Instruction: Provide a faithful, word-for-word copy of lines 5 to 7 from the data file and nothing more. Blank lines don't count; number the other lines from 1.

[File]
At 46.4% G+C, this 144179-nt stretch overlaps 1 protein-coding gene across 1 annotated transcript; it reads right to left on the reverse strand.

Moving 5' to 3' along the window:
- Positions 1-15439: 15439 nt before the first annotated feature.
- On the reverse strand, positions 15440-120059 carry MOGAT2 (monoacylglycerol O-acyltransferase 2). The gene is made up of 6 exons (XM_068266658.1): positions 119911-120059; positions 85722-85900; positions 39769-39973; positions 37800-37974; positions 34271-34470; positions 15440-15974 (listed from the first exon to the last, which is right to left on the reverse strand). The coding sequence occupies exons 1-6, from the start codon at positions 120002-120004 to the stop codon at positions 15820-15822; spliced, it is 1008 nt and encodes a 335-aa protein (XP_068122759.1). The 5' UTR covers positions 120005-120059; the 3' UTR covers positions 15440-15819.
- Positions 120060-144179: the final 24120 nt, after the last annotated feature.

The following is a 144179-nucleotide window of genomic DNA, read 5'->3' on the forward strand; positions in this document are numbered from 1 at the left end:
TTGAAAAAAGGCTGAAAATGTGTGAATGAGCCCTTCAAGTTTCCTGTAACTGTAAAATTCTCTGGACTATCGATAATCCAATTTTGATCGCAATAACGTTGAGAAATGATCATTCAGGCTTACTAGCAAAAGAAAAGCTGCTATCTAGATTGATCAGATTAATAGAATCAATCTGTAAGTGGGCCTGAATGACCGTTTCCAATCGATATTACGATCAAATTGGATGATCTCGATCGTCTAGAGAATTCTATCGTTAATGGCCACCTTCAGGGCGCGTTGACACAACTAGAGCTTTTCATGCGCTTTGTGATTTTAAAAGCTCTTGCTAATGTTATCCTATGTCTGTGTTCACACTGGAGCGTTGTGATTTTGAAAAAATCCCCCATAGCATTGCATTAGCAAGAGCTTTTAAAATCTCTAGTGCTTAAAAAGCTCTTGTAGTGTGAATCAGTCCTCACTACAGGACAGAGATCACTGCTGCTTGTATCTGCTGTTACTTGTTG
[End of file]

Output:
- Positions 120060-144179: the final 24120 nt, after the last annotated feature.

The following is a 144179-nucleotide window of genomic DNA, read 5'->3' on the forward strand; positions in this document are numbered from 1 at the left end:
TTGAAAAAAGGCTGAAAATGTGTGAATGAGCCCTTCAAGTTTCCTGTAACTGTAAAATTCTCTGGACTATCGATAATCCAATTTTGATCGCAATAACGTTGAGAAATGATCATTCAGGCTTACTAGCAAAAGAAAAGCTGCTATCTAGATTGATCAGATTAATAGAATCAATCTGTAAGTGGGCCTGAATGACCGTTTCCAATCGATATTACGATCAAATTGGATGATCTCGATCGTCTAGAGAATTCTATCGTTAATGGCCACCTTCAGGGCGCGTTGACACAACTAGAGCTTTTCATGCGCTTTGTGATTTTAAAAGCTCTTGCTAATGTTATCCTATGTCTGTGTTCACACTGGAGCGTTGTGATTTTGAAAAAATCCCCCATAGCATTGCATTAGCAAGAGCTTTTAAAATCTCTAGTGCTTAAAAAGCTCTTGTAGTGTGAATCAGTCCTCACTACAGGACAGAGATCACTGCTGCTTGTATCTGCTGTTACTTGTTG